MOREAU, the best upholsterer in Alencon, rue de la Porte-de-Seez, near the church; in 1816 furnished Madame du Bousquier, then Mademoiselle Rose Cormon, the articles of furniture made necessary by M. de Troisville's unlooked-for arrival at her home on his return from Russia. [Jealousies of a Country Town.]
MOREAU, an aged workman at Dauphine, uncle of little Jacques Colas, lived, during the Restoration, in poverty and resignation, with his wife, in the village near Grenoble--a place which was completely changed by Doctor Benassis. [The Country Doctor.]
MOREAU-MALVIN, "a prominent butcher," died about 1820. His beautiful tomb of white marble ornaments rue du Marechal-Lefebvre at Pere- Lachaise, near the burial-place of Madame Jules Desmarets and Mademoiselle Raucourt of the Comedie-Francaise. [The Thirteen.]
MORILLON (Pere), a priest, who had charge, for some time under the Empire, of Gabriel Claes' early education. [The Quest of the Absolute.]
MORIN (La), a very poor old woman who reared La Fosseuse, an orphan, in a kindly manner in a market-town near Grenoble, but who gave her some raps on the fingers with her spoon when the child was too quick in taking soup from the common porringer. La Morin tilled the soil like a man, and murmured frequently at the miserable pallet on which she and La Fosseuse slept. [The Country Doctor.]
MORIN (Jeanne-Marie-Victoire Tarin, veuve), accused of trying to obtain money by forging signatures to promissory-notes, also of the attempted assassination of Sieur Ragoulleau; condemned by the Court of Assizes at Paris on January 11, 1812, to twenty years hard labor. The elder Poiret, a man who never thought independently, was a witness for the defence, and often thought of the trial. The widow Morin, born at Pont-sur-Seine, Aube, was a fellow-countrywoman of Poiret, who was born at Troyes. [Father Goriot.] Many extracts have been taken from the items published about this criminal case.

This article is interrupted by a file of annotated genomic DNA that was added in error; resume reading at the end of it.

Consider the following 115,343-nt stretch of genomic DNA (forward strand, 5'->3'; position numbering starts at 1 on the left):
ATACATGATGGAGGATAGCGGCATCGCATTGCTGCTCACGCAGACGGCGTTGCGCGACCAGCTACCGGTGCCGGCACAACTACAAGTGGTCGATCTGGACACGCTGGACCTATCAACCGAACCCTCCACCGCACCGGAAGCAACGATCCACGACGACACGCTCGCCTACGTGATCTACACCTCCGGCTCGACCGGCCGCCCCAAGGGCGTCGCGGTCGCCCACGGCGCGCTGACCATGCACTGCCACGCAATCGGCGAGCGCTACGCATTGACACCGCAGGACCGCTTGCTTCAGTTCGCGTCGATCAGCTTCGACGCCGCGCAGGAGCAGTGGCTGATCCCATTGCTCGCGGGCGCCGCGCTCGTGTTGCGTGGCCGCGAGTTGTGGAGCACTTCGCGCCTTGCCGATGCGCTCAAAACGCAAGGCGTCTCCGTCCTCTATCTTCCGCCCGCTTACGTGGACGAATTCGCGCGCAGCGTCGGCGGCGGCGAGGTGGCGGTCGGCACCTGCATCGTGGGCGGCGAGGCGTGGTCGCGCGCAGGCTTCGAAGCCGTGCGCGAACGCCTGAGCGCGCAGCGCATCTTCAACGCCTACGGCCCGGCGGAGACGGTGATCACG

MORISSON, an inventor of purgative pills, which were imitated by Doctor Poulain, physician to Pons and the Cibots, when, as a beginner, he wished to make his fortune rapidly. [Cousin Pons.]
MORTSAUF (Comte de), head of a Touraine family, which owed to an ancestor of Louis XI.'s reign--a man who had escaped the gibbet--its fortune, coat-of-arms and position. The count was the incarnation of the "refugee." Exiled, either willingly or unwillingly, his banishment made him weak of mind and body. He married Blanche-Henriette de Lenoncourt, by whom he had two children, Jacques and Madeleine. On the accession of the Bourbons he was breveted field-marshal, but did not leave Clochegourde, a castle brought to him in his wife's dowry and situated on the banks of the Indre and the Cher. [The Lily of the Valley.]